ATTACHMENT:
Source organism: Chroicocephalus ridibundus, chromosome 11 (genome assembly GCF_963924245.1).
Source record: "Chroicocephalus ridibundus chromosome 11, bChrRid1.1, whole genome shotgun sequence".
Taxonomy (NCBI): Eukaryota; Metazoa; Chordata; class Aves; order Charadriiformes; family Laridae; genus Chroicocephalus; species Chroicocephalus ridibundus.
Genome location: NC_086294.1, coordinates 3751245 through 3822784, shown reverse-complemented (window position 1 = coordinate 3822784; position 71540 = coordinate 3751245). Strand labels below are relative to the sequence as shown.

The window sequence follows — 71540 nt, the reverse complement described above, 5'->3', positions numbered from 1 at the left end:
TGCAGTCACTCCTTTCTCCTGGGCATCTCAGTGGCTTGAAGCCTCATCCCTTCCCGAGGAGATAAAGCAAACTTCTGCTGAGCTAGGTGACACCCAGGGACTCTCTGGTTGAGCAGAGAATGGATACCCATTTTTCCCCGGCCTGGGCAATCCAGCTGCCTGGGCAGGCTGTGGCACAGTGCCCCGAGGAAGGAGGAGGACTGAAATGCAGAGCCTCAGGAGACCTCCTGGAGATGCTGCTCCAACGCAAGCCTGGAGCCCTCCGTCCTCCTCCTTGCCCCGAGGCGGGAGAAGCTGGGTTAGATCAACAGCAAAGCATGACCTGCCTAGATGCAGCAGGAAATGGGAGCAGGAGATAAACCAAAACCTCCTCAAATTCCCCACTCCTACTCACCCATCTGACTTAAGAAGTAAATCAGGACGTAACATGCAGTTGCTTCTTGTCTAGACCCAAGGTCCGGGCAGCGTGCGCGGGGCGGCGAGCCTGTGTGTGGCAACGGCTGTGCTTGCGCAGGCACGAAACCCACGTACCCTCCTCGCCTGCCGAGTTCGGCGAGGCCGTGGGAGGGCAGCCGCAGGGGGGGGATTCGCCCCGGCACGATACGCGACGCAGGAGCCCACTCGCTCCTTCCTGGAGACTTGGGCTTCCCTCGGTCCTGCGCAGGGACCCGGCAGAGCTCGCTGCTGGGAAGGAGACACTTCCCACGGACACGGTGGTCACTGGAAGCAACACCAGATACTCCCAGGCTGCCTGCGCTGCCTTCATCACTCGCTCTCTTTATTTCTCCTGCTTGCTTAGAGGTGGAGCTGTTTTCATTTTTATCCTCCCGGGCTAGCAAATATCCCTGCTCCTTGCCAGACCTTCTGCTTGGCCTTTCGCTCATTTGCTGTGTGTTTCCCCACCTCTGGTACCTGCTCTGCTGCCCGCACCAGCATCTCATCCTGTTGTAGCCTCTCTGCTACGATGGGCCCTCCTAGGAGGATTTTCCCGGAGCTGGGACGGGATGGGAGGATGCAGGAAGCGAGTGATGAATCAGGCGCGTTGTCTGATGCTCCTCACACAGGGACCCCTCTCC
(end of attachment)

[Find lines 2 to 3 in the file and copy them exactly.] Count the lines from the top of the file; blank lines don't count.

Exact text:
Source record: "Chroicocephalus ridibundus chromosome 11, bChrRid1.1, whole genome shotgun sequence".
Taxonomy (NCBI): Eukaryota; Metazoa; Chordata; class Aves; order Charadriiformes; family Laridae; genus Chroicocephalus; species Chroicocephalus ridibundus.